Fotograf Magazine

Josef Moucha’s Military Diary

In 2009, the Fiducia gallery in Ostrava presented an extensive collection
of photographs by Josef Moucha. All of them were taken at the time of the
Czechoslovak normalization, during the then compulsory military service.
Now, KANT has published the book form of Moucha’s project: Válka za
studena (Cold War). Chronologically, it is the photographer’s early work –
he took the pictures as a young graduate of the Faculty of Journalism at
Charles University in Prague. As a graduate, Josef Moucha had to spend
only a half of the compulsory 24 months in the army. Since he was in the
position of “educator”, he could capture not only the daily life of recruits,
but also many official events he would not be allowed to photograph
without permission.

The series is in fact an extensive report in the form of diary – a picture
essay with an elaborated composition in the spirit of classic humanistic
documents. In the introduction, Vladimír Birgus compares the series to
the legendary Abeceda duševního prázdna (The Alphabet of the Spiritual
Emptiness) created by Zdeněk Tmej during the Totaleinsatz in World War II.

The sophisticated structure of Moucha’s publication reflects the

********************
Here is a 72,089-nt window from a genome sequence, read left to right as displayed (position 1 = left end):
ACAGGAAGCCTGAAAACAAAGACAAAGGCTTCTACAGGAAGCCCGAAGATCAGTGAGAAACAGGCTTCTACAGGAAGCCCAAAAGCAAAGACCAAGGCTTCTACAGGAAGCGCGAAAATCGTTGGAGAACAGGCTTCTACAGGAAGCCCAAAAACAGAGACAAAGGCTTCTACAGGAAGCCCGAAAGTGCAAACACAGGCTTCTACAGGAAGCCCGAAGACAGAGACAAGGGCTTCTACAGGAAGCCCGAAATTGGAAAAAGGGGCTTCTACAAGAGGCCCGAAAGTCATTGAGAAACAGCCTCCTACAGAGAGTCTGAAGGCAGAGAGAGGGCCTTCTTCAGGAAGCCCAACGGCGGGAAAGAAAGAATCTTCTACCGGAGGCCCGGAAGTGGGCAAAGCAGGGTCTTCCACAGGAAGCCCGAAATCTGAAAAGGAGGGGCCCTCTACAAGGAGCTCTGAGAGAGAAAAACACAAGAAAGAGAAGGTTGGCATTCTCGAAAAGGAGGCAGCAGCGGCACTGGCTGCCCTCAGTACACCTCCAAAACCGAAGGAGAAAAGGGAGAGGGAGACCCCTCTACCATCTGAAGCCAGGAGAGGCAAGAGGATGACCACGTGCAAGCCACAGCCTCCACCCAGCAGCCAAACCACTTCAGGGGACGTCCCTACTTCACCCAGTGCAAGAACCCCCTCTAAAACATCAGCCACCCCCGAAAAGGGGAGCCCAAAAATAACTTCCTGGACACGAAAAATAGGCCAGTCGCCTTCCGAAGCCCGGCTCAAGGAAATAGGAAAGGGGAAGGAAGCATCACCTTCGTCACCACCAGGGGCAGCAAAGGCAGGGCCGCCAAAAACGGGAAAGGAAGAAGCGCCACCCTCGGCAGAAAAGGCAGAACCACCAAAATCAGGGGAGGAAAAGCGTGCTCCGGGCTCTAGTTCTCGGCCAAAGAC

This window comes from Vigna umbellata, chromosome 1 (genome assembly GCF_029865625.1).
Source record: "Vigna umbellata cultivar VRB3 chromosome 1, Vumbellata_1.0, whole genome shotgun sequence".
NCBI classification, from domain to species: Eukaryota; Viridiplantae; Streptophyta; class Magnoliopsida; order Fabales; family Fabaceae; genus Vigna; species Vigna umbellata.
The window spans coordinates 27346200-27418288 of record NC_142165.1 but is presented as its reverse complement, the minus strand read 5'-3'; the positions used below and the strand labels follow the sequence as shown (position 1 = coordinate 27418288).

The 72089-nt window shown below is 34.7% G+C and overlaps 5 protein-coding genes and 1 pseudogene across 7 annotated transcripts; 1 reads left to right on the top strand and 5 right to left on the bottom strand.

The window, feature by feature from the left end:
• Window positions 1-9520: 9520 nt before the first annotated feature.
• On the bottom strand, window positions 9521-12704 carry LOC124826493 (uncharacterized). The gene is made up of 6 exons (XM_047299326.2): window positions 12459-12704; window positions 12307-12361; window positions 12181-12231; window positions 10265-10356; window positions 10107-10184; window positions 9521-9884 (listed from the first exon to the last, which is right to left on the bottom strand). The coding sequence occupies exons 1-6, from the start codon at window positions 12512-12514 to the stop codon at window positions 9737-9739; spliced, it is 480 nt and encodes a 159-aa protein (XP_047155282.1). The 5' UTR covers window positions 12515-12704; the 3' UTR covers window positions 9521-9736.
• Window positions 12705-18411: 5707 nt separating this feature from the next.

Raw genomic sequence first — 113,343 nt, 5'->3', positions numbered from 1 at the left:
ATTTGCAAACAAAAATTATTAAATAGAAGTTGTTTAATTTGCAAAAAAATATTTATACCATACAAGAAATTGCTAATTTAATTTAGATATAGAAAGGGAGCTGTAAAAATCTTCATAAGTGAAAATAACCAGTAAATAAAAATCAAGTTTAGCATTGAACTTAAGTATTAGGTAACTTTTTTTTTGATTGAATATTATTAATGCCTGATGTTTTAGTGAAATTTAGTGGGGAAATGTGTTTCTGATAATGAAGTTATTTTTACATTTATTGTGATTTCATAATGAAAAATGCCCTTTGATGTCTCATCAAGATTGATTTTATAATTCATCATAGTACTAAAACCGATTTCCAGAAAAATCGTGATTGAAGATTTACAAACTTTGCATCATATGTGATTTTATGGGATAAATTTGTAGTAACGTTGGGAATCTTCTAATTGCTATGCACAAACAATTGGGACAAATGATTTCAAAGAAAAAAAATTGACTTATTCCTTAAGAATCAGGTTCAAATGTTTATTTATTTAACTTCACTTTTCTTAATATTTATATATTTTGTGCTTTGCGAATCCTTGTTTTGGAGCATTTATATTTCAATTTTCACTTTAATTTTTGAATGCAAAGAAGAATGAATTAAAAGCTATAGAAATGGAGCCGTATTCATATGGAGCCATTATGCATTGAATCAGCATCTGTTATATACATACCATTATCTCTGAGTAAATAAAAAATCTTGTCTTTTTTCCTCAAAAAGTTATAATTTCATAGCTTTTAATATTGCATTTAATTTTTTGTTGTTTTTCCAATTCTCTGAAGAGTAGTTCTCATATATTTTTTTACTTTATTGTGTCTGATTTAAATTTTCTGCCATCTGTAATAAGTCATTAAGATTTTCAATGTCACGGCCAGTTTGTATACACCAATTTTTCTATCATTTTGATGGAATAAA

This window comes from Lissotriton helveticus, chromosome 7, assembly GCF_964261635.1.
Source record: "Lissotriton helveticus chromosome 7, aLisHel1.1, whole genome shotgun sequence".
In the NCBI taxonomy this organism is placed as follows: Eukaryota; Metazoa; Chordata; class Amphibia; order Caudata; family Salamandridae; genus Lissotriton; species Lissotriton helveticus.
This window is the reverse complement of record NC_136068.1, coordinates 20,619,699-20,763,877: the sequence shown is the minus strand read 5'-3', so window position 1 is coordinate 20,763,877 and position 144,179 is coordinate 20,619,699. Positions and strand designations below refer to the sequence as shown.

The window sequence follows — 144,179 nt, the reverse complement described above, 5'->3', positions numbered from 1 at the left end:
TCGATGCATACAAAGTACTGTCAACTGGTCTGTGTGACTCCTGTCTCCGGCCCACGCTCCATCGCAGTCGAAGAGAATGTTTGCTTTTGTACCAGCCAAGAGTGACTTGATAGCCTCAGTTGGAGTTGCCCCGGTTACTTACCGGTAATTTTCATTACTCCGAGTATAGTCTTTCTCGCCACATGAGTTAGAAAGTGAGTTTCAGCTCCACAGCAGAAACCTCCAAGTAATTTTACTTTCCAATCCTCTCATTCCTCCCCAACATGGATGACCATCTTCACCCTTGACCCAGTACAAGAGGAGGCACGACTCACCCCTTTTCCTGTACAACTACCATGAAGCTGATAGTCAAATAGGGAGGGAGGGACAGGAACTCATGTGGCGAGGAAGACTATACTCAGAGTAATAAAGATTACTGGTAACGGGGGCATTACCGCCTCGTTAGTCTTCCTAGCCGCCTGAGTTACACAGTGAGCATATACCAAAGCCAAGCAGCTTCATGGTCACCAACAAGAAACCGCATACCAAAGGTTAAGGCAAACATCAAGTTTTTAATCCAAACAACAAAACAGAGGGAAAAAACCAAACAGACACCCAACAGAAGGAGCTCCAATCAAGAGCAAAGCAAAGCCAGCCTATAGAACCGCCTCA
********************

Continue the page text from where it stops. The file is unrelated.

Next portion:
cyclical sequence of events and situations: pubs, farewell parties, the basic
training (when every recruit quickly realized he had become a mere number
in the anonymous machine), and the soul-destroying monotony of the
everyday routine. The fatty faces of brass hats and political commissars,
the ubiquitous ideological slogans, and the stereotype of the recurring
ideological brainwashing (“political and educational work with soldiers”)
even the agitators themselves no longer believed in. But also the boredom,
the waste of time, the Orwellian loss of privacy, and the effort to break
free from the impersonal machinery at least for a while (dance scenes at
the gym referring to films by Miloš Forman; a picture of children playing
with a fake revolver referring to William Klein). The atmosphere is full of
absurd humour and strange sadness, and reminds the viewers of the Good
Soldier Švejk or Joseph Heller’s Catch 22.

Moucha’s photos do not impress with emotional stories; their form
is often modest. In other plans, however, we can see image refinement,
compositional elegance, and mainly irony, sad humour, and melancholy.
The Czechoslovak normalization period (’68–’89) is often described as timeless. But personal stories of individuals can show private comedies and dramas on the background of any historical era. Josef Moucha’s transhistorical publication is a proof of that.

Jan Jakub Dvořák

Moucha, Josef, and Birgus, Vladimír. Josef Moucha: Válka za studena.
Prague: KANT, 2017. ISBN 978-80-7437-239-1.

Jan Jakub Dvořák

#31 Body

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